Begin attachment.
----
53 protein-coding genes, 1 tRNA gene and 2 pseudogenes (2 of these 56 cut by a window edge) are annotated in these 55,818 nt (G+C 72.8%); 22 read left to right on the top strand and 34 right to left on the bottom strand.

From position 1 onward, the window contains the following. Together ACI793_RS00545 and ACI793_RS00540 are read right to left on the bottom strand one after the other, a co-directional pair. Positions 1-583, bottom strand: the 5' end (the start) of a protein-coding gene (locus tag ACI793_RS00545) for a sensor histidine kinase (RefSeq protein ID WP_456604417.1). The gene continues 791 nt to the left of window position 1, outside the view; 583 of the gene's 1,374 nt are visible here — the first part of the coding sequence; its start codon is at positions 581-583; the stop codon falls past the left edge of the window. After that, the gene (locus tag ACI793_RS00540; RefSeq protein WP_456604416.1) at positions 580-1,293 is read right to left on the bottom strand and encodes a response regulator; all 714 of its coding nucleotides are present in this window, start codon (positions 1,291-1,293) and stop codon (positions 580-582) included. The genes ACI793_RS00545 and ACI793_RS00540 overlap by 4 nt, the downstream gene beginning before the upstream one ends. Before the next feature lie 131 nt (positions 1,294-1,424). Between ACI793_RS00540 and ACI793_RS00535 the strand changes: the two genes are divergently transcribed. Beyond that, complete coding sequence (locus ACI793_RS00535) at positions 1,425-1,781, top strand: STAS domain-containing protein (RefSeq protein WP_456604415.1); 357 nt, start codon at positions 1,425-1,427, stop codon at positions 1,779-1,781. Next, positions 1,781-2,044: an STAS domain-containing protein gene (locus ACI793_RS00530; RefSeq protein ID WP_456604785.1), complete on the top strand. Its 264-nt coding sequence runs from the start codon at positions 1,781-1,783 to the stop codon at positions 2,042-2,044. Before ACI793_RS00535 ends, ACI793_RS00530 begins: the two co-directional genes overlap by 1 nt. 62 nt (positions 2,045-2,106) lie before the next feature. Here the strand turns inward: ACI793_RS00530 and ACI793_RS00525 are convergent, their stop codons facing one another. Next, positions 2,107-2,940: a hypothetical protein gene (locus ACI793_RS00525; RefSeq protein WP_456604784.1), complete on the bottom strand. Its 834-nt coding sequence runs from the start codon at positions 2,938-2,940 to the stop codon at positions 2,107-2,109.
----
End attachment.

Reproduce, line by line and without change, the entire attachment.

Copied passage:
53 protein-coding genes, 1 tRNA gene and 2 pseudogenes (2 of these 56 cut by a window edge) are annotated in these 55,818 nt (G+C 72.8%); 22 read left to right on the top strand and 34 right to left on the bottom strand.

From position 1 onward, the window contains the following. Together ACI793_RS00545 and ACI793_RS00540 are read right to left on the bottom strand one after the other, a co-directional pair. Positions 1-583, bottom strand: the 5' end (the start) of a protein-coding gene (locus tag ACI793_RS00545) for a sensor histidine kinase (RefSeq protein ID WP_456604417.1). The gene continues 791 nt to the left of window position 1, outside the view; 583 of the gene's 1,374 nt are visible here — the first part of the coding sequence; its start codon is at positions 581-583; the stop codon falls past the left edge of the window. After that, the gene (locus tag ACI793_RS00540; RefSeq protein WP_456604416.1) at positions 580-1,293 is read right to left on the bottom strand and encodes a response regulator; all 714 of its coding nucleotides are present in this window, start codon (positions 1,291-1,293) and stop codon (positions 580-582) included. The genes ACI793_RS00545 and ACI793_RS00540 overlap by 4 nt, the downstream gene beginning before the upstream one ends. Before the next feature lie 131 nt (positions 1,294-1,424). Between ACI793_RS00540 and ACI793_RS00535 the strand changes: the two genes are divergently transcribed. Beyond that, complete coding sequence (locus ACI793_RS00535) at positions 1,425-1,781, top strand: STAS domain-containing protein (RefSeq protein WP_456604415.1); 357 nt, start codon at positions 1,425-1,427, stop codon at positions 1,779-1,781. Next, positions 1,781-2,044: an STAS domain-containing protein gene (locus ACI793_RS00530; RefSeq protein ID WP_456604785.1), complete on the top strand. Its 264-nt coding sequence runs from the start codon at positions 1,781-1,783 to the stop codon at positions 2,042-2,044. Before ACI793_RS00535 ends, ACI793_RS00530 begins: the two co-directional genes overlap by 1 nt. 62 nt (positions 2,045-2,106) lie before the next feature. Here the strand turns inward: ACI793_RS00530 and ACI793_RS00525 are convergent, their stop codons facing one another. Next, positions 2,107-2,940: a hypothetical protein gene (locus ACI793_RS00525; RefSeq protein WP_456604784.1), complete on the bottom strand. Its 834-nt coding sequence runs from the start codon at positions 2,938-2,940 to the stop codon at positions 2,107-2,109.